The West Indies go into the first Test of the Sobers/Tissera series today at Galle, Sri Lanka, under a cloud as they are without head coach Phil Simmons and had a less than impressive preparation match against a Sri Lankan President’s XI.
Despite this, new captain Jason Holder is still upbeat.
He is the youngest ever Test captain and in charge of a struggling unit but says the focus would be on beating Sri Lanka and moulding West Indies into a competitive side.
“It is a special day for me … taking the field for the first time as captain but for me it is bigger than me at this point in time,” Holder told reporters. “There is a new dimension to our team in terms of a young group so I think it is important for us to get into this Sri Lankan team as early as possible. They’re in a sense finding their way as well and it is just important that we start well, put some early pressure on them and make early inroads into their side.”
He added: “The hardest thing so far was adapting to the heat but I think we’ve done that pretty nicely. Obviously in the Caribbean it is very hot at certain times of the year and we’ve tried to embrace it and enjoy it as much as possible.”
Holder added that his team has worked very hard and made the most of their time available to prepare for the Test. “We have controlled what we could control. There has been rain a bit but we are all professionals, we have our focus and our minds are tuned into the game.
“We have had to battle the heat but I think we have gotten over that quickly. The batting needs to be looked at, as certain batsmen did not spend enough time in the middle during the warm-up game. However, in speaking to them over the last few days they understand what they need to do and I have full confidence in our batsmen.”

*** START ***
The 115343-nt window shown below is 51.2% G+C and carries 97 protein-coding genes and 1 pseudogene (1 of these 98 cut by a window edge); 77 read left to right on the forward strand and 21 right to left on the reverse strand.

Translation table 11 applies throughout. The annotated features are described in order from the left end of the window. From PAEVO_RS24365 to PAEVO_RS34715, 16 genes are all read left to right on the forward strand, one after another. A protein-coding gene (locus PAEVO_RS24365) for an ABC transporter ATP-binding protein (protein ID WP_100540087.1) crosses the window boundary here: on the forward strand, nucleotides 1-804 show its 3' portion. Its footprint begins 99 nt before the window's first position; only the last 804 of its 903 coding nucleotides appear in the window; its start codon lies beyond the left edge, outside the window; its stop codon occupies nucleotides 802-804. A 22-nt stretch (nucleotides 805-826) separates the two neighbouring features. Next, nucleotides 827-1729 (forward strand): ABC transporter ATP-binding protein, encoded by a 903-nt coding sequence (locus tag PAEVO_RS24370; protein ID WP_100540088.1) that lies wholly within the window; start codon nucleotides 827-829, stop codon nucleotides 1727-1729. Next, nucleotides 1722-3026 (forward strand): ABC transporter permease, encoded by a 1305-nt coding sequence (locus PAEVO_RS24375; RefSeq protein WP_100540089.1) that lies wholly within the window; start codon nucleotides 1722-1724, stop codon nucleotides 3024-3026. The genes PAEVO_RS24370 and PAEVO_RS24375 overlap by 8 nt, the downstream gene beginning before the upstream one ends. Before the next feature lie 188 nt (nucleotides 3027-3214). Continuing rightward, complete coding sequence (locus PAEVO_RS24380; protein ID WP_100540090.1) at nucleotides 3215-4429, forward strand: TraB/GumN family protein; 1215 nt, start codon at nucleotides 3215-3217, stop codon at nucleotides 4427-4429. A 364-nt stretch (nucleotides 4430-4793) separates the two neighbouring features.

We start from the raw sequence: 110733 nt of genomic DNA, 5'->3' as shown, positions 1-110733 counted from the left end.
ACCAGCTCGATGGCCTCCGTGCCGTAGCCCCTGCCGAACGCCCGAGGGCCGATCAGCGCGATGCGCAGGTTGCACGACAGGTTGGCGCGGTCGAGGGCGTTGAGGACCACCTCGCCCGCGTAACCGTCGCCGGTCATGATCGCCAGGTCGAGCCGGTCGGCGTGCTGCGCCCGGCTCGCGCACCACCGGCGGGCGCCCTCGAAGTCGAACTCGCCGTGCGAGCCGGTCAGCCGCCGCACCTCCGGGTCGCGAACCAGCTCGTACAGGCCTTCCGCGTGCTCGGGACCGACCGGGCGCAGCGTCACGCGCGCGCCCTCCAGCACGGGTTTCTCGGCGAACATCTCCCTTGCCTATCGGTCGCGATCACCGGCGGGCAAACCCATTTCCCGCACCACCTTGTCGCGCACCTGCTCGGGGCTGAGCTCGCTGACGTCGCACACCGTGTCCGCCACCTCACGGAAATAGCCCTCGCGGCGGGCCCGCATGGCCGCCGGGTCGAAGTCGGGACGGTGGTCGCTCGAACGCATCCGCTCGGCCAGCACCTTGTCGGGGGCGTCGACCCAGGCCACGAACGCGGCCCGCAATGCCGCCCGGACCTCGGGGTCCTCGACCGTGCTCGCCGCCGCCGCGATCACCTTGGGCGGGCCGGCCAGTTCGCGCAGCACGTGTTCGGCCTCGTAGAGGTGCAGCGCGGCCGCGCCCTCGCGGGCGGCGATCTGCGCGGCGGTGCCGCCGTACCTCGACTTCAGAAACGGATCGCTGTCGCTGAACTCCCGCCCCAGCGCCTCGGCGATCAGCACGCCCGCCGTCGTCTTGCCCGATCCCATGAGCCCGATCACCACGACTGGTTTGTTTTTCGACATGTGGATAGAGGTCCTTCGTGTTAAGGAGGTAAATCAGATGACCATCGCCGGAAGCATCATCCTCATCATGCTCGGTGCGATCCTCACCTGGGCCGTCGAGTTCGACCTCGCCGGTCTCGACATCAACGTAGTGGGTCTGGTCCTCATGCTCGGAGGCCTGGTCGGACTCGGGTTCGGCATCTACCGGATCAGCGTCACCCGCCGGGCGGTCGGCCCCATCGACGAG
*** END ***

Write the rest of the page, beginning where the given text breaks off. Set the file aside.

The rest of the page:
Meanwhile, Sri Lankan captain Angelo Mathews says that the West Indies are a dangerous side despite the absence of senior players. “They remain a dangerous side despite the absence of (Chris) Gayle, Dwayne Bravo and (Keiron) Pollard. They have the personnel in there to destroy any team, so we have to be very careful and we cannot afford to take our foot off the gas, if we are to defeat the West Indies. They remain a dangerous side and we are well aware of this fact.”
Sri Lanka will be looking to the experienced Dinesh Chandimal to hold the innings together. “Chandimal will not keep wickets, we need him up the order and we are looking forward to good things from him.”
Apart from his promotion, the only change likely from the Sri Lankans is the uncapped Malinda Siriwardene coming in at the number six position. Siriwardene made a century playing for the Sri Lankan Cricket Board President’s XI against the West Indies on the weekend.
The pitch will offer something for everyone says curator Chanaka Sampath. He did warn however that it may be a bit on the dry side, which means that the West Indies may want to avoid batting last on this result-oriented strip.
The West Indies team although far from the one that dominated the world in the eighties and nineties, still has appeal with many of the people here looking to find their way to the ground to see the Caribbean men.
The fans have been looking ahead with great expectation as both teams are in a state of rebuilding. While television revenues for the this series is six times lower than what Sri Lankan Cricket (SLC) got for the recent Indian visit, the fact that the West Indies are here is enough for the people to come out.
This venue rated one of the most picturesque in the world was totally destroyed by the 2004 tsunami and remains the most colourful of Sri Lankan grounds. The atmosphere is likely to be electric despite the fact that it is ‘white clothes’ cricket, as people have been talking about making this match a cricket celebration for the seaside City.
However, rain is expected to spoil the party at the Esplanade, as in October, the northeast monsoon begins to creep in from the Bay of Bengal. The country’s water level is already high, as was evidenced by the lagoons from the drive down to Galle from Colombo.